HUNTERSVILLE, N.C. - Four months after an Eyewitness News investigation revealed an unusual number of cases of a rare eye disease in Huntersville, victims said they are disappointed with the response by North Carolina health officials.
At the same time, a group of the country's leading eye doctors are beginning their own independent investigation.
Last summer, a group of young women came forward to said they are suffering from ocular melanoma. It's an eye cancer that strikes only five people out of 1 million and affects mostly people over 50 years of age. Yet Channel 9 found at least five cases in Huntersville alone.
IMAGES: Victims in Huntersville with eye cancer
"What is it? It's something that needs to be looked into. This is real," said Janie Blackstock, who wonders if there's a cancer cluster in Huntersville that's being caused by some environmental factor.
Blackstock's daughter Summer Heath has already lost sight in one eye from cancer. Two other young women died earlier this year from complications of their own ocular melanoma.
Since Channel 9’s report first aired in July, Eyewitness News heard from others who said they too have tumors on their eyes.
JULY 28: 9 investigates: Cancer mystery in Huntersville
"It was shocking," said Huntersville Police Officer Tyler Medlin when he learned last year of his diagnosis. He wants answers from state health officials.
"If there is something that's causing it, which statistics would say, hey, at least that's a possibility, it needs to at least be investigated," Medlin said.
But getting a straight answer from state health officials has been easier said than done.
For months N.C.'s Department of Health and Human Services has refused Channel 9’s requests for an on-camera interview to talk about the possible cancer cluster in Huntersville.
DHHS has said only that it's monitoring the issue and "will take another look" sometime in 2015. That's frustrating for the families of those affected.
Kenny Colbert was the first to tell the state about the Huntersville cancer cases after his daughter Kenan Koll died earlier this year.
He said he feels his questions aren't being answered.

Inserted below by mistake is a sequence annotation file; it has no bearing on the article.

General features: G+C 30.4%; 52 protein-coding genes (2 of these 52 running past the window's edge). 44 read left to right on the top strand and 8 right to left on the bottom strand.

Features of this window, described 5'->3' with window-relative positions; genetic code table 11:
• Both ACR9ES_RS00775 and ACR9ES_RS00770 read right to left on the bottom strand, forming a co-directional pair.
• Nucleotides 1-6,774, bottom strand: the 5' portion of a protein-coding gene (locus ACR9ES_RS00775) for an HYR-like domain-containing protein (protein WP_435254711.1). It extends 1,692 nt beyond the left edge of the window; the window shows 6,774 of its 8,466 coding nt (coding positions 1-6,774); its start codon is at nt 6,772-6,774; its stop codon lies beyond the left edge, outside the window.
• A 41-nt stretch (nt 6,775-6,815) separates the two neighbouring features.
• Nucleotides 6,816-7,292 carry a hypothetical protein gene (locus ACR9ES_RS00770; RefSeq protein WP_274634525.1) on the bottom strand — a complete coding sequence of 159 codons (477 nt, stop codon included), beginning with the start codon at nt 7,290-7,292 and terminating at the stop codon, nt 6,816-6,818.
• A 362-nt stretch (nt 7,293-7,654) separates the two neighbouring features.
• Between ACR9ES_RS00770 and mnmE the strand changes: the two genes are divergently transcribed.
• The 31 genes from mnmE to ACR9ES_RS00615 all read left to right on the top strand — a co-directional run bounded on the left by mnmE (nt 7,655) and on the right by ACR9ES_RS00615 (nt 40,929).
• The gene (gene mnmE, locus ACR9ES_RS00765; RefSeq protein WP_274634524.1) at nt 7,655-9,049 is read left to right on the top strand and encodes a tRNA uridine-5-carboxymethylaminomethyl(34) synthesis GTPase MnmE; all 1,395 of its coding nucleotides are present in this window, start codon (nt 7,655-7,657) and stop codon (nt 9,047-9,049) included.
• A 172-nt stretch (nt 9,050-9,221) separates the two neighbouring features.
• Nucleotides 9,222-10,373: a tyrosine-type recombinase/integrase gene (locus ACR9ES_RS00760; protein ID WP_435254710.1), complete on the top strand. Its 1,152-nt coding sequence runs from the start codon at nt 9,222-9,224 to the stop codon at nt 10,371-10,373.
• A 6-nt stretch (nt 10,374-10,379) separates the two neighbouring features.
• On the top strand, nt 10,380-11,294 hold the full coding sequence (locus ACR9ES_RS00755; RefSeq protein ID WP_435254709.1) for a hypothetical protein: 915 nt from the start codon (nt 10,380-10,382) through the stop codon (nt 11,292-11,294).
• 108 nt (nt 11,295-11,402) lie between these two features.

"I'd like for somebody to say we've got one, two, five people working on this and we're making our best effort with this," Colbert said. "But we've not heard it."
N.C. DHHS did send Colbert an email in August asking him to provide a list of addresses of the persons with ocular melanoma from the Huntersville area.
Colbert said he did, including contact information for Summer Heath. But months later Heath, and her mother, said they haven't heard a word from the state.
"If they haven't even contacted me and asked me how old I am, what eye it is, what kind of cancer it is, then obviously they're not looking into it," Heath said.
The concern of Huntersville's eye cancer victims is getting national attention.
At the world famous Wills Eye Hospital in Philadelphia, Dr. Carol Shields said she's already meeting with other top eye cancer specialists and launching their own independent investigation into whether there's a common factor connecting the Huntersville cases.
"We are taking it very seriously and actively researching the data,” Shields said.
Answers can't come soon enough for families wilting under the strain of uncertainty.
"There's way too many people to have something so rare in such a small area," said Medlin's wife Jessica." I definitely think there's something else going on."
But what that something is remains a mystery.
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